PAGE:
International Workers’ Memorial Day takes place across the world on the 28th April annually and in 2019 at least 21 commemorations will take place in Scotland. The day provides a focus for us all to remember those who have been killed at work, to provide support and comfort to their families and to commit to striving for healthier, safer and fairer work for all helping to ensure workers are not denied the basic human right of returning home to loved ones after their day’s work is done.

Sadly far too often that does not happen and around 12 Scottish workers have their lives cut short every day as a result of work, either through fatal injuries at work, occupational disease, work related road traffic accidents or suicides connected to the person’s work.

Scottish Hazards believes health and safety is at a crossroads, our regulators, the HSE and Local Authorities have seen their resources cut back, there have been consistent attacks on health and safety regulation even before Brexit and the Government is increasingly interfering with the work of the regulators, dictating where and how often they can carry out enforcement visits to such an extent that proactive inspections by local authority Environmental Health Officers are to all intents and purposes a thing of the past.

Analysis carried out by SHP Online of fatal injuries investigated by the HSE in 2018/19 show that workers in Scotland are 1.4 times as likely to be killed at work compared to those in England, almost double the rate of some of the English regions and that does not include deaths investigated by other regulators.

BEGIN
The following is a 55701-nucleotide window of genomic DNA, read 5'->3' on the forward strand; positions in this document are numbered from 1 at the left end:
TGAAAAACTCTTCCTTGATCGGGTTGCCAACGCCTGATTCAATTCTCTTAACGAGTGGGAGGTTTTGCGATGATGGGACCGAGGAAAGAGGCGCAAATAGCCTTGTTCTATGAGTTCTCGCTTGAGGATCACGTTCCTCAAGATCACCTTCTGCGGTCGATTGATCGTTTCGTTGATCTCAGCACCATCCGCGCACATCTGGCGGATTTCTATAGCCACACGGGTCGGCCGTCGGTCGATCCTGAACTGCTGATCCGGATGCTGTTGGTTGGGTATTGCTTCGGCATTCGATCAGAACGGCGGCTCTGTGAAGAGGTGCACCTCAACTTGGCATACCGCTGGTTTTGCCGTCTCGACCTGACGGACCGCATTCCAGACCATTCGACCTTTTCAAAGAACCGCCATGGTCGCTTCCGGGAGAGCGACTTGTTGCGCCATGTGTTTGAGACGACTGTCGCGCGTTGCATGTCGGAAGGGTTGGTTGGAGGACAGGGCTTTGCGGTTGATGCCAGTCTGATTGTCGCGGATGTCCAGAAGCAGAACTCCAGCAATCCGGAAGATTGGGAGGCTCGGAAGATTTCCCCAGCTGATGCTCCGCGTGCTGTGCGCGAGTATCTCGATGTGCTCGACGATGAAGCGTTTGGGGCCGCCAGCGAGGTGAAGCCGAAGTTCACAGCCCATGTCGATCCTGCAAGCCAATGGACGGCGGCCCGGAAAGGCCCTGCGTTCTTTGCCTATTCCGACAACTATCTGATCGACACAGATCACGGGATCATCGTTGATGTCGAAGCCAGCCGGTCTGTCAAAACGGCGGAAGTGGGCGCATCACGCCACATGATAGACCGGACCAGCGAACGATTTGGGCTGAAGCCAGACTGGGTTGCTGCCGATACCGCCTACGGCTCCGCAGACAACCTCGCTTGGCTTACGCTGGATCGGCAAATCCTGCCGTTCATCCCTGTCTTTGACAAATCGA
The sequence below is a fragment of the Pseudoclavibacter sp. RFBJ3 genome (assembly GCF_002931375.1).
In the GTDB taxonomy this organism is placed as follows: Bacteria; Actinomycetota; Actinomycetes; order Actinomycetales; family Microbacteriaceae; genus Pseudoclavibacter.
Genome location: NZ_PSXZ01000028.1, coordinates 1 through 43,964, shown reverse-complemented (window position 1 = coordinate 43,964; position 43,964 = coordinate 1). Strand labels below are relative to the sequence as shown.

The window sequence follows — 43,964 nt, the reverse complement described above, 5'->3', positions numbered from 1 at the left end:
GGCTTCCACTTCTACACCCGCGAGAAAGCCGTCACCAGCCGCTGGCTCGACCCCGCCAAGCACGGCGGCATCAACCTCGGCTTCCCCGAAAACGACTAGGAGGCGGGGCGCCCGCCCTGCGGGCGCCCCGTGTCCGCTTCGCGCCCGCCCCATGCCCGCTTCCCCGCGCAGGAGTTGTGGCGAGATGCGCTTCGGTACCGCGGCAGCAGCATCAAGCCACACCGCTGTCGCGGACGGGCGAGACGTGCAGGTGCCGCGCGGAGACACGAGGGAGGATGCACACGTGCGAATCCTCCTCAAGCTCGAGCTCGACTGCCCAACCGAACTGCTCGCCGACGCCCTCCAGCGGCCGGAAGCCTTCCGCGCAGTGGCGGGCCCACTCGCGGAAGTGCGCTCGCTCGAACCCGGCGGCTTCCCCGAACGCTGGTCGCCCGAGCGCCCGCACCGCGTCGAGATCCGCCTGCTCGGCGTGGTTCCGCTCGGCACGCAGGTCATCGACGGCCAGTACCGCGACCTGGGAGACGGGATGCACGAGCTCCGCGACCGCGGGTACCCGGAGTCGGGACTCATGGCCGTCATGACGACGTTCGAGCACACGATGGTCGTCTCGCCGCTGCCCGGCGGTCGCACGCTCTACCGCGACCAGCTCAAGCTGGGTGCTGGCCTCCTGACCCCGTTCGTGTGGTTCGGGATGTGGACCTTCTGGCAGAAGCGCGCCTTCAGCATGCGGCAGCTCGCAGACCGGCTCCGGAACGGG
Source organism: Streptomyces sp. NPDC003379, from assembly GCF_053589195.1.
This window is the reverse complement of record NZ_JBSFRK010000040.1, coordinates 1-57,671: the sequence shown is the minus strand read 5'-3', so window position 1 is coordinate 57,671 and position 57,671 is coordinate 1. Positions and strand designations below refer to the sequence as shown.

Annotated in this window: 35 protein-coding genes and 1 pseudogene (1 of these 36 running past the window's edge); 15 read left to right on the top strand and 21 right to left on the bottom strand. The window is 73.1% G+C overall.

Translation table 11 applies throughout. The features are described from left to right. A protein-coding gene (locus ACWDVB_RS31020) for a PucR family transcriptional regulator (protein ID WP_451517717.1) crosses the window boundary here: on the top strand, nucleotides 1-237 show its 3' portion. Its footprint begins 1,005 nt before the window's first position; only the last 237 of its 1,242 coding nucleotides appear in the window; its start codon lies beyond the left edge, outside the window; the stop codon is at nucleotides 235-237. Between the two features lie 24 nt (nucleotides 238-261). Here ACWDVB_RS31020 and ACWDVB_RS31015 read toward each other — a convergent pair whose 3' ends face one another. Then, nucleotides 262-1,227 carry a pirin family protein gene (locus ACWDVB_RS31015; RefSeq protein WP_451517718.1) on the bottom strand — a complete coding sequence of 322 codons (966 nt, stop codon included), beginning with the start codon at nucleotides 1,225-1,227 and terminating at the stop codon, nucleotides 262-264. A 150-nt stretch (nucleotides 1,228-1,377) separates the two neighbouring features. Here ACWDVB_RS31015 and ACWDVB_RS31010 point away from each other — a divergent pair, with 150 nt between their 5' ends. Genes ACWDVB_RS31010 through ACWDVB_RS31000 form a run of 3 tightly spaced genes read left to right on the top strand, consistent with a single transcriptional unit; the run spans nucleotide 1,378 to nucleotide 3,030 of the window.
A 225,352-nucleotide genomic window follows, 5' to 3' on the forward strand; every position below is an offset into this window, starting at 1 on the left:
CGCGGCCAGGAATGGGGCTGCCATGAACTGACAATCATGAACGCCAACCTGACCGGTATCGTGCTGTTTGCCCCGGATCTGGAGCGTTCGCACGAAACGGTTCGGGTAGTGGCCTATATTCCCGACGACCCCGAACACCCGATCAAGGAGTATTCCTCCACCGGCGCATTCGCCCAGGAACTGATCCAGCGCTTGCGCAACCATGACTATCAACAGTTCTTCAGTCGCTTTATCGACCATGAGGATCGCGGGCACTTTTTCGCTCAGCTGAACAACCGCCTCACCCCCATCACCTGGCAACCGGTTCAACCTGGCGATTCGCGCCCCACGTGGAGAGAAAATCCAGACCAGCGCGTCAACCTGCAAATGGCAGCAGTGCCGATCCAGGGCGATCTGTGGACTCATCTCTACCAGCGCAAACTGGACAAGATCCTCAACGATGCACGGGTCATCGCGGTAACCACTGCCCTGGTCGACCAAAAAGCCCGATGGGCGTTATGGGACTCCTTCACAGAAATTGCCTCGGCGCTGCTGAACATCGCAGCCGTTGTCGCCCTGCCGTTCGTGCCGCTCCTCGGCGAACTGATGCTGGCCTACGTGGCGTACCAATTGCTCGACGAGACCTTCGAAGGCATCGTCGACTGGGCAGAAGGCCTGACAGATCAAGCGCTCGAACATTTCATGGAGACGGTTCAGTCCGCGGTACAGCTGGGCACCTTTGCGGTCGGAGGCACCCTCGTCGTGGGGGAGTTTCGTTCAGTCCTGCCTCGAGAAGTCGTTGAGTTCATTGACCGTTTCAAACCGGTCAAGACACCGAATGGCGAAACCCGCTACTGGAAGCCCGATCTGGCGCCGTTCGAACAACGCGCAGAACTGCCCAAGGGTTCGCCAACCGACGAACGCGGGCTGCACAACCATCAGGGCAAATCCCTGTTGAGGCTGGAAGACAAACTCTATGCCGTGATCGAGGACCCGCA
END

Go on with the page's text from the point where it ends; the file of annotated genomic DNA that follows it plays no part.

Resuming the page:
Our own analysis of figures for HSE investigated fatalities for 2018/19   in Scotland show a marked increase in the number of workers killed in incidents at work.  Some of these will not show in the HSE figures when they are published as they are investigated by other regulators, or in one case will not be counted because the worker was killed when his articulated lorry blew over in a severe gale.

This year’s theme for the day is removing toxic chemicals from our workplaces and sadly, given reduced enforcement, it will be up to trade unions, the hazards movement and health and safety activists to campaign to make our workplaces toxin free.

On the 28th April help us to kick start the campaign to prevent workers being poisoned at work but also join with us helping and supporting families of workers who have died through work; #FamiliesDeserveJustice.

Download the posters by clicking on the images, print them out and put them up in your work place or better still find out what is happening in your area and go along.

“Remember the Dead; Fight for the Living”